EU Marine Strategy Framework Directive (2008/56/EC) on the protection and conservation of the marine environment establishes a framework for Member states to take the necessary measures to achieve Good Environmental Status of the marine environment by 2020 at the latest. For that purpose, marine strategies shall be developed and implemented in order to (a) protect and preserve the marine environment, prevent its deterioration, or, where practicable, restore marine ecosystems in areas where they have been adversely affected and (b) to prevent and reduce inputs in the marine environment, with a view to phasing out pollution so as to ensure that there are no significant impacts on or risks to marine biodiversity, marine ecosystems, human health or legitimate uses of the sea.
An important national instrument is the Law of 20 January 1999 on the protection of the marine environment in the areas under Belgian jurisdiction. This foresees the identification and designation of marine protected areas (MPA) (among others in application of the EU Habitat and Birds Directives). Work on MPAs and threatened and declining species is also ongoing under OSPAR. An impact analysis of human activities (including fisheries) and measures in view of achieving the objective of Good Environmental Status (Marine Strategy Framework Directive) are included in the programme of measures. Already in 2014 the Marine Spatial Planning proposed measures to reduce the impact of bottom-affecting gear that would contribute to the Good Environmental Status. As there are also foreign fishermen active in the Belgian part of the North Sea, these measures had to be negotiated and adopted following the procedures of the Common Fisheries Policy in order to make them legally binding for all fishermen. After a long and hard negotiation process the European Parliament rejected the proposed measures. As measures are still needed to reduce the impact of bottom affecting gear, the new Marine Spatial Plan (which will enter in to force in 2020) contains 4 searching zones where new measures will be developed and proposed.
For CITES-listed marine species, the permitting procedure with regards to the commercialisation of species caught in the high sea was approved at CITES CoP16 (March 2013). This way there is a common understanding of the provisions of the Convention relating to the introduction of sea specimens taken in the marine environment not under the jurisdiction of any State in order to facilitate the standard implementation of trade controls for such specimens introduced from the sea and to improve the accuracy of CITES trade data.
In Belgium, inland water fishery can be considered to be a leisure activity or a sport. It is practised mostly for entertainment and on a limited basis for food, both in artificial areas specially managed for fishing (private ponds, fishing grounds) and in the public hydrographic network of rivers and canals. Belgium’s current legislation only covers the management of the public hydrographical network. Several improvements in the management of standing waters by fishermen should be promoted both to ensure an ecological management of the aquatic ecosystems and improve the quality of the local fish populations.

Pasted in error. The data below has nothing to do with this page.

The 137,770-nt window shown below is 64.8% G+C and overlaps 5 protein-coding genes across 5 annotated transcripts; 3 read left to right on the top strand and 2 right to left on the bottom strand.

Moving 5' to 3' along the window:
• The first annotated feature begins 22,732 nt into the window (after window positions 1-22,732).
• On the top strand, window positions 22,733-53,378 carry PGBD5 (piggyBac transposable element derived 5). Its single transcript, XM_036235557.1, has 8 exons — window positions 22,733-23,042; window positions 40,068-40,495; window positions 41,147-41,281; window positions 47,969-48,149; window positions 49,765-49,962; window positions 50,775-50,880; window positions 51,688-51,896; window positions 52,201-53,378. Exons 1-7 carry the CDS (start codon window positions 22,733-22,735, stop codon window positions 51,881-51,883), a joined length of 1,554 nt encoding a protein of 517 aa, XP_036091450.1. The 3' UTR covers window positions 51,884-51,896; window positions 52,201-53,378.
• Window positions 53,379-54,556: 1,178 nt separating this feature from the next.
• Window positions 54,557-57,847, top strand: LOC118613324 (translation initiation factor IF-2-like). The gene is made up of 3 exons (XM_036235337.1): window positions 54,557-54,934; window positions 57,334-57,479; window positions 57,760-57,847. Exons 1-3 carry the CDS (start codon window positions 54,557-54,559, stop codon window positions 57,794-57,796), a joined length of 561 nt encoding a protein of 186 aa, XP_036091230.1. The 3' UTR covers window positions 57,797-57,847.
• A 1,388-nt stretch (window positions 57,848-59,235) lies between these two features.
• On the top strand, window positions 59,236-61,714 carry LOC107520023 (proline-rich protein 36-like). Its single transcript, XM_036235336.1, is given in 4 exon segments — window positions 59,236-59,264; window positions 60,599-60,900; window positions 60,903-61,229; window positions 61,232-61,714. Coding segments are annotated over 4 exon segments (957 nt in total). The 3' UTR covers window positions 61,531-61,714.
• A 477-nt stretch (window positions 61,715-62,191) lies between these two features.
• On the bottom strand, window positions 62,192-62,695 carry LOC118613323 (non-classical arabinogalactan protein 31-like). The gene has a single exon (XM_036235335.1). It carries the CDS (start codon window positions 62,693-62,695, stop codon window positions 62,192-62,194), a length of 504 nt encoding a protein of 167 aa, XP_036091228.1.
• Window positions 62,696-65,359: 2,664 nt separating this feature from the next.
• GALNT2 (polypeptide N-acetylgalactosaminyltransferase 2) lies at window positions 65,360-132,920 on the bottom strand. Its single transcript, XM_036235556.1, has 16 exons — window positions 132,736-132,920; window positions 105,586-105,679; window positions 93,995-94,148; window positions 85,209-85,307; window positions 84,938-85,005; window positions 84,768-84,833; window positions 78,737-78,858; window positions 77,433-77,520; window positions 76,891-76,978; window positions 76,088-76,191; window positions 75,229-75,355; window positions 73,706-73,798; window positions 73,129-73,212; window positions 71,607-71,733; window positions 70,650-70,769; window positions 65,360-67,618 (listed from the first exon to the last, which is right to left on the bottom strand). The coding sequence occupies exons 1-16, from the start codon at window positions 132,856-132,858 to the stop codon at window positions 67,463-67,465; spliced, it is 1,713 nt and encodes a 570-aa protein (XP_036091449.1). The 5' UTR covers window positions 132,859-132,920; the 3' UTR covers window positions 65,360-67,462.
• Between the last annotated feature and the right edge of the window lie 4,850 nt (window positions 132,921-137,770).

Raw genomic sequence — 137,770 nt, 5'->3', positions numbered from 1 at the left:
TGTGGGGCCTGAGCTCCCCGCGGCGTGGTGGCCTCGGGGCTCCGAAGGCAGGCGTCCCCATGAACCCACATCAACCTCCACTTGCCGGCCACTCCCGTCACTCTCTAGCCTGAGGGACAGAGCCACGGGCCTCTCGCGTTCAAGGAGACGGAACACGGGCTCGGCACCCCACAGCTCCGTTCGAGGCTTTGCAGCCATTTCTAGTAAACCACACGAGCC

Belgium is a Party to the Ramsar Convention on the protection of wetlands (i.e. inland waters and marine waters) established in 1971 which provides the framework for conservation and sustainable utilisation of wetlands.
The ICES Code of Practice on the Introductions and Transfers of Marine Organisms sets forth recommended procedures and practices to diminish the risks of detrimental effects from the intentional introduction and transfer of marine (including brackish water) organisms (ICES, 2005).
|6. Sustainable management of marine living resources
|Objective 4.4.1 - Promote the implementation of good fishing practices in the North Sea, favourable to fish protection and their habitats, including the implementation of the Common Fishery Policy.
Belgium will promote the implementation of the FAO Code of Conduct for Responsible Fisheries to ensure the long-term sustainability of living marine resources and protection of their habitat. To help implement the provisions regarding fishing operations (Article 8 of the Code), Technical Guidelines are addressed to the individual states, international organisations, fishery management bodies, owners, managers and charters of fishing vessels as well as fishermen and the general public. They provide practical advice to ensure all fishing operations are conducted responsibly. Particular attention will be paid to minimising bycatch. Implementation of this objective should be in accordance with the management of marine protected areas and an Integrated Coastal Zone Management strategy (see Operational objective 3.2), as well as with the future European Marine Strategy. The CFP is the instrument (legal basis) to implement the fishery-related measures.
|1. Awareness increased
|Objective 4.4.2 - Ensure that recreational and sport fishing practices at sea and inland waters respond to ecological management objectives to avoid adverse impacts on biodiversity.
The impact of recreational fishing at sea on fish stocks or on other elements of the marine biodiversity has not been assessed yet. At present, recreational gill-net fishing at sea is prohibited to limit the bycatch of birds and sea mammals. In the MPA “Vlaamse Banken” that covers about 1/3th of the Belgian Part of the North Sea all recreational fisheries with bottom disturbing gear are prohibited.